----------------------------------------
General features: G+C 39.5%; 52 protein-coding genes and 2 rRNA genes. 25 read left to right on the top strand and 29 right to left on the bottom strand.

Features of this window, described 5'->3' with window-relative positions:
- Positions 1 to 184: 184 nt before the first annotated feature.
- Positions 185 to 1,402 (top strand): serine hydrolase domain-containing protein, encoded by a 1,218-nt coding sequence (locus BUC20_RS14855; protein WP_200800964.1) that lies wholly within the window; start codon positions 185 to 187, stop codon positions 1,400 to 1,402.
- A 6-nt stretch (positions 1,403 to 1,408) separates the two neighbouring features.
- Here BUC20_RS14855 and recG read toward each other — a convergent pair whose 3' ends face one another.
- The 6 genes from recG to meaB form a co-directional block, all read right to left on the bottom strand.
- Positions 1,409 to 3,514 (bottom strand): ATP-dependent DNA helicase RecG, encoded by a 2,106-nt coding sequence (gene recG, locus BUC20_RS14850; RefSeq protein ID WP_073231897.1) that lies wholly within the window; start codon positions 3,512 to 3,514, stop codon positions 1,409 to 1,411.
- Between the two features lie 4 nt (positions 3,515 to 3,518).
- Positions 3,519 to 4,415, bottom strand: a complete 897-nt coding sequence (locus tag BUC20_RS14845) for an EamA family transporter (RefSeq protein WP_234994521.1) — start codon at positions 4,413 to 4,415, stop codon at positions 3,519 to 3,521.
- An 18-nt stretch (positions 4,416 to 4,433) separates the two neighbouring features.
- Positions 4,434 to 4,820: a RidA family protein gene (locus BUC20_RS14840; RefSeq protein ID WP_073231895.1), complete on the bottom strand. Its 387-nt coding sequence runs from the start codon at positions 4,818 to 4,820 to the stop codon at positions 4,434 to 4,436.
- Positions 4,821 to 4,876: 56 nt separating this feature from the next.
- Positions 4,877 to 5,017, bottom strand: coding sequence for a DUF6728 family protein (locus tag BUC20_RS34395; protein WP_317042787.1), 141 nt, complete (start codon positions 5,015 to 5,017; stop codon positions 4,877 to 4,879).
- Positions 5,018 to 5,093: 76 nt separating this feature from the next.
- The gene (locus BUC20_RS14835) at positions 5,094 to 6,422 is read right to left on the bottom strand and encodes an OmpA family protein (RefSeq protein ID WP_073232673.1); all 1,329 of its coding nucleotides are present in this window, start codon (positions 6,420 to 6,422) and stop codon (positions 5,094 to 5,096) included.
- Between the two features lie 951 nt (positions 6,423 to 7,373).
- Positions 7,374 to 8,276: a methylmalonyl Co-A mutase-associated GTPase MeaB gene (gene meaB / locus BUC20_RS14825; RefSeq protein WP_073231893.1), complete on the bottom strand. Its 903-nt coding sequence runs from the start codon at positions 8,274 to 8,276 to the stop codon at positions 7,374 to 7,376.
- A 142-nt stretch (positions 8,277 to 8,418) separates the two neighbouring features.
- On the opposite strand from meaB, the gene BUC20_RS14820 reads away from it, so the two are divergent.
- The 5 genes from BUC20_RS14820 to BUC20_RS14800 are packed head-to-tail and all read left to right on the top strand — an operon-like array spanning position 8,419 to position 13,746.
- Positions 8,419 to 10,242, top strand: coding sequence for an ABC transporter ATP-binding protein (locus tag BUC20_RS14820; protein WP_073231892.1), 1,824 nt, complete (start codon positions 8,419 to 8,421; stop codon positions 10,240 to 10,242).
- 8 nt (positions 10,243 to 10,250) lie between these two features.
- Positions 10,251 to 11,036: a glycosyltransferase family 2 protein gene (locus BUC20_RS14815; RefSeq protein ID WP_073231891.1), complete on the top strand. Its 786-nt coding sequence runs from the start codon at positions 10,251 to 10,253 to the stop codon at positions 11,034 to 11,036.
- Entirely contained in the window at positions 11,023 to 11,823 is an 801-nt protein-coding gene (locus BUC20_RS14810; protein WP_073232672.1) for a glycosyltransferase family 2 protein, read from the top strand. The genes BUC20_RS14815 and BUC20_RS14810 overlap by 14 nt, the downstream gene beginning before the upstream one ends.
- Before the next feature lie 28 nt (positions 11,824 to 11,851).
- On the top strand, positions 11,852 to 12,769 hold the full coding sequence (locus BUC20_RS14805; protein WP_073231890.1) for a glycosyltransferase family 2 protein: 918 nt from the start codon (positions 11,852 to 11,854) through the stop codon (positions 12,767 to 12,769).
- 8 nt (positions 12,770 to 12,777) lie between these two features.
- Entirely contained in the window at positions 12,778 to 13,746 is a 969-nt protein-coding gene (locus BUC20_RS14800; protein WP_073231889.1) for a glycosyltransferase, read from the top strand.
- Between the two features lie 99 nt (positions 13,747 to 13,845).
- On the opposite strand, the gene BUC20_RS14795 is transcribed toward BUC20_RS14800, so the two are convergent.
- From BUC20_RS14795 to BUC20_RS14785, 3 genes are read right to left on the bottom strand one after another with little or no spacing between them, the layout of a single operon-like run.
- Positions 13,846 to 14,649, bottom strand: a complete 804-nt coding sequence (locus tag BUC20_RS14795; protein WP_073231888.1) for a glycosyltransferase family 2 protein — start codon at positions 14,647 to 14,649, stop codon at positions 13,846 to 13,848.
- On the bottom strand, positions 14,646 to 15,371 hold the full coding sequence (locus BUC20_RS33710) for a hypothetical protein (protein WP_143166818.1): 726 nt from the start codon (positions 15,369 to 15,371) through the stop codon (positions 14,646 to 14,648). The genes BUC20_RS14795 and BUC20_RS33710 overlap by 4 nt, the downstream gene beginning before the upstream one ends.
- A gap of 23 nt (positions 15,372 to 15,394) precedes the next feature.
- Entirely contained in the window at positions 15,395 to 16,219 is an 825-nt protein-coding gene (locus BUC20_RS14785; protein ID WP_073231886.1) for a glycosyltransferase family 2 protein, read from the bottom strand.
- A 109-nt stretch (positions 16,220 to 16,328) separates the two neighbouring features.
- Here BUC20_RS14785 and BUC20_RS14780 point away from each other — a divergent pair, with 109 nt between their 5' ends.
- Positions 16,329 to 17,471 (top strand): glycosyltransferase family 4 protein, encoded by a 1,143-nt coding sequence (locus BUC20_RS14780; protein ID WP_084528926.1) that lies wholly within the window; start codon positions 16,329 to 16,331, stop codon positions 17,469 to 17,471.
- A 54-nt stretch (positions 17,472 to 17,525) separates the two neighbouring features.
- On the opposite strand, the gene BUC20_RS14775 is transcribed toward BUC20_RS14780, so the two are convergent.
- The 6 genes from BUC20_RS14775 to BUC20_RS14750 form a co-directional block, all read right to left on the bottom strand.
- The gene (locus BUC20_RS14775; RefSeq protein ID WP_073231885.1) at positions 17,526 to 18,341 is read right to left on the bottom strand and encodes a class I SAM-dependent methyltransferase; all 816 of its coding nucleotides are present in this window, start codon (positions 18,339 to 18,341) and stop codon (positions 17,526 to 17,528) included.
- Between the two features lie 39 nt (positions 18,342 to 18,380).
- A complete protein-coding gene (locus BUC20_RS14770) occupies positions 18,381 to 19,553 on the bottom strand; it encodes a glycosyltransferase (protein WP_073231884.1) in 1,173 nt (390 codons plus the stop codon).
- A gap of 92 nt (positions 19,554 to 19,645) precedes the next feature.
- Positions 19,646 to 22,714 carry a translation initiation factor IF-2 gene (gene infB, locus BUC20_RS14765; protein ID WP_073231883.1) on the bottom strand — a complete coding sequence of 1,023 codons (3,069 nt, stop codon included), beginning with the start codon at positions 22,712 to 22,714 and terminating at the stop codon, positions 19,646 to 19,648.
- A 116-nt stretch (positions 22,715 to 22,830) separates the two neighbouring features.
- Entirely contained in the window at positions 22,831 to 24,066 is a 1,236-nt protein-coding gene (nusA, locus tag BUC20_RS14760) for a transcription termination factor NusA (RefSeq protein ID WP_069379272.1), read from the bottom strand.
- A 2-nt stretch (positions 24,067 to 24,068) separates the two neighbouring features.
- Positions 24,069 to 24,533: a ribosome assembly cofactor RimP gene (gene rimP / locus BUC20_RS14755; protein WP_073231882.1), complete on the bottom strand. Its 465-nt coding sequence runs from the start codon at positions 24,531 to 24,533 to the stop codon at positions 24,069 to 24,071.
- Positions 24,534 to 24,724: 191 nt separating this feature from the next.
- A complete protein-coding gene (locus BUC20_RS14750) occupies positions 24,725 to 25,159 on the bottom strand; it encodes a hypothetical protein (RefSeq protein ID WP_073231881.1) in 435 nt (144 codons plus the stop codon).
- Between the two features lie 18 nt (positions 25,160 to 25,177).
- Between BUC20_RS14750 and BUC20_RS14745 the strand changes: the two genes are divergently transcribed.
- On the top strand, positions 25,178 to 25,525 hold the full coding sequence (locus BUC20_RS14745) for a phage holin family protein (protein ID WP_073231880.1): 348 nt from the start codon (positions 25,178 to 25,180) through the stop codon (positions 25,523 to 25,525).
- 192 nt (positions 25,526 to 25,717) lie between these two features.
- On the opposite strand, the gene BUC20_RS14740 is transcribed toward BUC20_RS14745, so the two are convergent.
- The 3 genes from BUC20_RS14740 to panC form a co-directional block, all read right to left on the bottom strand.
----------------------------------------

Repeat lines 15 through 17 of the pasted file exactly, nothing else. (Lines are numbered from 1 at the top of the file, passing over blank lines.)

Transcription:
- Positions 5,018 to 5,093: 76 nt separating this feature from the next.
- The gene (locus BUC20_RS14835) at positions 5,094 to 6,422 is read right to left on the bottom strand and encodes an OmpA family protein (RefSeq protein ID WP_073232673.1); all 1,329 of its coding nucleotides are present in this window, start codon (positions 6,420 to 6,422) and stop codon (positions 5,094 to 5,096) included.
- Between the two features lie 951 nt (positions 6,423 to 7,373).